Why Are Lemons and Limes Sour?
Why Are Lemons and Limes Sour? If you’ve ever taken a bite out of a lemon, you already know they pack some serious sour power. This is because they contain citric acid, which is a weak organic acid, found in many fruits and vegetables.
True to their name, citrus fruits have particularly high concentrations of citric acid. Lemons and limes have even higher concentrations of citric acid than their sweeter citrus cousins, such as oranges and grapefruits.
When you take a bite of a lemon or any food – your taste buds interpret what you taste. Like little receptors, your taste buds gather information and send it to your brain. When food comes in contact with the taste buds, they send a message to your brain telling it whether the food is sweet, salty, bitter, or sour.
The tip of your tongue senses sweet and salty foods, while the back of your tongue senses bitter flavors. When you bite into a lemon, the citric acid activates taste buds along the sides and center of your tongue. These taste buds let your brain know when something is sour.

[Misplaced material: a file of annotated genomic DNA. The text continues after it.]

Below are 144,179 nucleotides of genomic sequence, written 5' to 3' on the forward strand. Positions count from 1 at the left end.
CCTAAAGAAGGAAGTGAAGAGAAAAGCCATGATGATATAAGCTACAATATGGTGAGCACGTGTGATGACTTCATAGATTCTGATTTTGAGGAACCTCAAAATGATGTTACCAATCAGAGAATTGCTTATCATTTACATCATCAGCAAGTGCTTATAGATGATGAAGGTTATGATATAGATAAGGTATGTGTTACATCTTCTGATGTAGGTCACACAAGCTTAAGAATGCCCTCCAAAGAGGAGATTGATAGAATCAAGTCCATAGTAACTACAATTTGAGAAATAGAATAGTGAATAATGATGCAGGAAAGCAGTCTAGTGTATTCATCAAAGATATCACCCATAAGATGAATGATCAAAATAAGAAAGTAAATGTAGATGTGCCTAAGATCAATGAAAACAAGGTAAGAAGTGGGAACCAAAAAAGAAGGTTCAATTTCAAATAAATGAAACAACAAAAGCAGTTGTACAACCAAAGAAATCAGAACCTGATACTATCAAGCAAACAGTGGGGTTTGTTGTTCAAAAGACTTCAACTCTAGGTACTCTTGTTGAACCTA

The distinctive sour taste of lemon juice makes it a key ingredient in drinks and foods such as lemonade and lemon meringue pie. So now you and me definitely know why are lemons sour.
Why are lemons yellow and limes green? All citrus fruits are green while they are still growing on the tree. Lemons lose their green color as they ripen because the chlorophyll pigment is replaced with a chemical called anthocyanin. Many lime species would also turn yellow if you left them on the tree long enough, but they never get a chance.
Which Lemon is best? The Lisbon lemon produces very high quality lemons with a thin skin, high juice content, and high acidity. Once a year the Lisbon lemon produces a heavy crop of fruit in mid winter to early spring. For lemons all year round we suggest the Eureka or Meyer lemon varieties.